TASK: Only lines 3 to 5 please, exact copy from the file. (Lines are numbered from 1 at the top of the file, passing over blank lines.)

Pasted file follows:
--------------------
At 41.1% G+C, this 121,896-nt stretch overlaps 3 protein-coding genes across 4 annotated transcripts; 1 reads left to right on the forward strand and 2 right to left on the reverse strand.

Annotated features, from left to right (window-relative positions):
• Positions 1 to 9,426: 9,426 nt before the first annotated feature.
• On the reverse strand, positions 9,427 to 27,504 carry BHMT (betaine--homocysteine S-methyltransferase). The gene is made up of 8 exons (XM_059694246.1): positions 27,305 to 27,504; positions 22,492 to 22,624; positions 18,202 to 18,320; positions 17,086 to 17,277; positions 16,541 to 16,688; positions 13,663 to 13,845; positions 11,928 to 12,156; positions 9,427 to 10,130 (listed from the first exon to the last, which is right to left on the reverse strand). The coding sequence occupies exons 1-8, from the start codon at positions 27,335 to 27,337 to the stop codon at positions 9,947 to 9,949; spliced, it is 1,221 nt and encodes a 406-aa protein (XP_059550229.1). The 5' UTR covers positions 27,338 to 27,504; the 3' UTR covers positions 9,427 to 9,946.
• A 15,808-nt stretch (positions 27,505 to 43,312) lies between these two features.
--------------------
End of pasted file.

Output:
• Positions 1 to 9,426: 9,426 nt before the first annotated feature.
• On the reverse strand, positions 9,427 to 27,504 carry BHMT (betaine--homocysteine S-methyltransferase). The gene is made up of 8 exons (XM_059694246.1): positions 27,305 to 27,504; positions 22,492 to 22,624; positions 18,202 to 18,320; positions 17,086 to 17,277; positions 16,541 to 16,688; positions 13,663 to 13,845; positions 11,928 to 12,156; positions 9,427 to 10,130 (listed from the first exon to the last, which is right to left on the reverse strand). The coding sequence occupies exons 1-8, from the start codon at positions 27,335 to 27,337 to the stop codon at positions 9,947 to 9,949; spliced, it is 1,221 nt and encodes a 406-aa protein (XP_059550229.1). The 5' UTR covers positions 27,338 to 27,504; the 3' UTR covers positions 9,427 to 9,946.
• A 15,808-nt stretch (positions 27,505 to 43,312) lies between these two features.